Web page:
Japan is a land of symbolism and the Japanese summer season is of no exception. Summertime in Japan contains numerous symbols whose intended meaning and significance are widely known and accepted by the country’s population. The five following unique Japanese summer traditions depicted on film are crucial symbols of a distinctly Japanese summer. Only in Japan do the warmer months taste like melt-in-the-mouth kakigori, feel like breezy robes against bare skin, look like picture perfect hanabi, sound like the cry of cicadas, and rhythmically flow like a Bon Odori festival.
1.Kakigori: More than just ice
For Japanese people, various foods symbolize summertime. However, perhaps the most ubiquitous is kakigori — shaved-ice. During the 11th century, preparation for kakigori began in winter when frozen blocks of ice retrieved from lakes were preserved, only to be delicately shaved and served with sweet fruit or tea syrups in the warmer months to Japanese aristocracy. When the availability of ice increased in the 19th century, kakigori also became accessible to the general public. Creamy as ice-cream, refreshing like sorbet, and gratifyingly smooth as soft-serve, today, the traditional Japanese sweet is readily available all-year round but most specifically during the hot and humid summer and late night summer matsuri (festivals).
In the movie adaptation of Yoshimoto Banana’s novel of the same name, There is no lid on the sea (2015), we can see an example of specialty kakigori and what a big difference it can make in a person’s life. Mari (Akiko Kikuchi), the protagonist exhausted with the hustle and bustle of the urban grind, returns to her rural hometown of Nishiizu, Shizuoka Prefecture to open a kakigori shop — her favorite childhood dessert. However, unlike commercialized kakigori, Mari dedicates her life to perfecting the art of kakigori by carefully sourcing the water and preparing the syrups from scratch by hand. Watch this film to see and indirectly flavor various kinds of handmade kakigori!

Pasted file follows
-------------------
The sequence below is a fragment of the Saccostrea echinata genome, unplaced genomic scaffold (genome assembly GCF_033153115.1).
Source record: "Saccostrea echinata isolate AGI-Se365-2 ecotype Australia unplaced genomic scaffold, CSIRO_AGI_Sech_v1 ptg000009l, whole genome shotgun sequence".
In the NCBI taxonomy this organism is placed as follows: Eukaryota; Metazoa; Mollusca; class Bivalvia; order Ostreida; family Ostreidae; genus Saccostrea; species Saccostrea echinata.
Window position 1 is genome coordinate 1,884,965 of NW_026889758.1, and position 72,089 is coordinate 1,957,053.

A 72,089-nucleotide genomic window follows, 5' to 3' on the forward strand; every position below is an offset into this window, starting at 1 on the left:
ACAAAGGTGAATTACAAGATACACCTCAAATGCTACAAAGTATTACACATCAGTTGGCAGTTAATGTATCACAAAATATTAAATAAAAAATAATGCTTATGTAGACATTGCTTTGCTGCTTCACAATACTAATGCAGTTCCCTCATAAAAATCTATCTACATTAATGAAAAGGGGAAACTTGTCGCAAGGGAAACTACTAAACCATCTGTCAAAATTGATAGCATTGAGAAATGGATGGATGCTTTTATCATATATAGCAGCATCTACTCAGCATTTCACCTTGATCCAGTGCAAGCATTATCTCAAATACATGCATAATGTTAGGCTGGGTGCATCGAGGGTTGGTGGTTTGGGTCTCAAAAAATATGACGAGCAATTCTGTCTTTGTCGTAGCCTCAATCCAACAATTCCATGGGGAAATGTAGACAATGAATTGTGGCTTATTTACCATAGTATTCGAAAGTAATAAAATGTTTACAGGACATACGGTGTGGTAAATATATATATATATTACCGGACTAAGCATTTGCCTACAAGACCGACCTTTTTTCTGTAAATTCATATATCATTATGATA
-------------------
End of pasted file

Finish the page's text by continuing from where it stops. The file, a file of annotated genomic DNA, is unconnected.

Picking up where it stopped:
2.Matsuri, Summer festivals: A symbol of togetherness
Deriving from the verb “matsuru” (worship), Japanese matsuri (festivals) were originally held to worship the gods. With four distinctive seasons, spring matsuri hoped for good harvest, autumn matsuri gave thanks for the rice harvest, and winter matsuri commemorated the closing of one year and the start of another. Of all the seasons however, summer matsuri were, and still are, the largest and most celebrated. Largely associated with Obon: the honoring of the spirits of the dead, Japanese summer festivals are a symbol of togetherness. A matsuri takes various forms: it is usually held at a shrine or temple, or at a local neighborhood, where stores and private businesses all pitch in some cash in the name of having a fun time together. At those festivals, you will usually see people selling street food, beating taiko drums, dancing traditional dances (see below), and fighting the heat with kakigori.
While matsuri is a popular theme in many Japanese movies, one that portrays the link between local festivals and people is Kan Ishibashi’s 2016 tear-jerking drama, Jinsei no yakusoku (A Life Promise). The plot centers around successful but unhappy businessman Yuma Nakahara (Yukata Takenouchi) who travels to a small countryside town in search of forgiveness, which he eventually finds by making himself responsible for saving the town’s festival float. The film depicts, the Japanese notion of matsuri as an event for connecting people of all backgrounds and ages.
3.Hanabi and Yukata: Dressing to impress
Coming a close second to sakura (cherry blossoms), Japanese pride themselves in their world-class hanabi (fireworks), and rightly so. Dating back to 1732 when Japan was undergoing economic and social difficulties times, hanabi — which is made up of the words hana (flower) and bi (fire) — were used as a tool of positive distraction to bring hope and encouragement to the downtrodden population. To this day, for this very reason, hanabi or the hanabi matsuri (fireworks festival) has become a must-go summer tradition for most Japanese. Typically starting late July and running through the end of August, the Japanese enjoy fireworks across the country, which come in various creative shapes and colors. More than just a celebration as in many other countries, fireworks in Japan symbolize summer, hope, youth — and romance!